Macy's on Wednesday said that second quarter net sales fell to $5.55 billion from $5.57 billion in the year-ago quarter.
Store comps on an owned plus licensed basis rose 0.3% after a 0.5% rise a year ago; on an owned basis only, comps, flat a year ago, rose 0.2%, according to a company press release. While fall inventory is now in line with anticipated demand, bloated inventory due to a fashion miss in women's, slow sales of warm-weather apparel and a decline in international tourism forced markdowns in the spring quarter, the company said.
Net income fell to $86 million from $166 million a year ago, as earnings before interest, taxes, depreciation and amortization fell to $400 million from $501 million last year, the company said.
Macy's painted a picture of a company in the tough retail business, where fashion is always risky and the vagaries of outside forces like tourism trends and weather can disrupt even the best planning.
The company reiterated its guidance for full-year comps to end flat to up 1% and net sales to be about flat, but lowered its adjusted diluted earnings expectation to between $2.85 to $3.05 per share, down from its earlier guidance for $3.05 to $3.25 per share.
Bloomingdale's particularly suffered from the fall-off in tourism, Macy's CEO Jeff Gennette told analysts on a conference call Wednesday morning. The company's Bluemercury spa business, however, did better in the quarter, he said. He also expressed confidence in the company's off-price efforts, mostly Backstage concessions within Macy's stores.
But the department store also has its own neglect to blame, particularly of its flagship stores, which should provide a key way to market to its customers, according to GlobalData Retail Managing Director Neil Saunders. Its Story and off-price Backstage efforts are promising strategies, but so far "represent tinkering at the edges," he said in emailed comments.
"They do not address the fundamental issues at the heart of the business; problems which have been festering for years and which Macy's always seems unwilling or unable to resolve," he warned. "The central issue is the terrible environment in many of Macy's regional shops. These stores, which have suffered years of underinvestment, increasingly resemble 1980s throwbacks – and not in a trendy retro way."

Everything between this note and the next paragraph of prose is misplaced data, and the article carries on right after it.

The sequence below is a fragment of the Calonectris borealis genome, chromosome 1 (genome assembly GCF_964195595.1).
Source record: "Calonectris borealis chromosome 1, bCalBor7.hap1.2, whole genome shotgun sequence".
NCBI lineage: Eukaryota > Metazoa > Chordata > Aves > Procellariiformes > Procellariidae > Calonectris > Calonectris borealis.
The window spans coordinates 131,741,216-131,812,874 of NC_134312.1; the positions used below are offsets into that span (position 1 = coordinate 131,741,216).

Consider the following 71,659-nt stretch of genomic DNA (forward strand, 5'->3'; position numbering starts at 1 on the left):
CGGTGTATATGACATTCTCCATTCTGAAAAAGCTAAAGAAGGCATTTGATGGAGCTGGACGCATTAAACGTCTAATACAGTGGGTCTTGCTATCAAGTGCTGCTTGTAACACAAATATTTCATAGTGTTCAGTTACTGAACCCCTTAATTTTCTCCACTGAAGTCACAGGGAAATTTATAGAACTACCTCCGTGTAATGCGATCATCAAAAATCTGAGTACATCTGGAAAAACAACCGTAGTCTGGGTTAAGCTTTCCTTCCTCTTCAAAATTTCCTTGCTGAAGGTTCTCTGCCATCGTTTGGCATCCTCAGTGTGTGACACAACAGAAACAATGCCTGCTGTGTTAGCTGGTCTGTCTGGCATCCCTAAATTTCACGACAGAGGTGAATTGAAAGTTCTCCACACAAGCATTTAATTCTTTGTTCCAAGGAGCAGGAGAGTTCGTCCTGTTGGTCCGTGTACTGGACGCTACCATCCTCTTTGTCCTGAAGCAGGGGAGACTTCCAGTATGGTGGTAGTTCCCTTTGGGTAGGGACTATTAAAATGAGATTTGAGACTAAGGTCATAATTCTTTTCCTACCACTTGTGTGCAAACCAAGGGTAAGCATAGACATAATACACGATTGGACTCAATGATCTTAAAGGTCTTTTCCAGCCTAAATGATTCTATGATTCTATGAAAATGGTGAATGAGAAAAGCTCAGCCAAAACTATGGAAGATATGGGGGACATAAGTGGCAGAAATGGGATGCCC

Gennette touted the company's efforts through b8ta and Story, and announced two new programs — used apparel sales in partnership with resale site ThredUp in 40 Macy's stores and a subscription rental service at Bloomingdale's in partnership with CaaStle dubbed "My List," set to launch next month. The company will take what it learns from "My List @ Bloomingdale's" to develop a similar strategy at Macy's in the near future, Gennette said.
"We needed to play in this game," he told analysts. "The vendors themselves are keen to be a part of this."
The company has found that its customers don't have much of an appetite for price increases, so it's working with manufacturers and vendors to offset tariffs, Gennette said. An attempt to boost prices faltered earlier in the year, he said. The next set of tariffs on Chinese goods, now-delayed until December, will be tougher to manage and could force price increases after all, he said.
Gross margin was down 160 basis points in the quarter, CFO Paula Price told analysts. In addition to the markdowns particular to the reported quarter, growth in e-commerce and the retailer's Star Rewards loyalty program, plus delivery headwinds contributed to the pressure, she said.
It's a problem in the sector generally. "Department stores continue to be challenged in their effort to stabilize operating margins," Christina Boni, a Moody's vice president-senior credit officer, told Retail Dive in an email. "Although Macy's comp sales remained positive at 0.3%, second quarter performance was clearly disappointing, as operating income declined approximately 50%."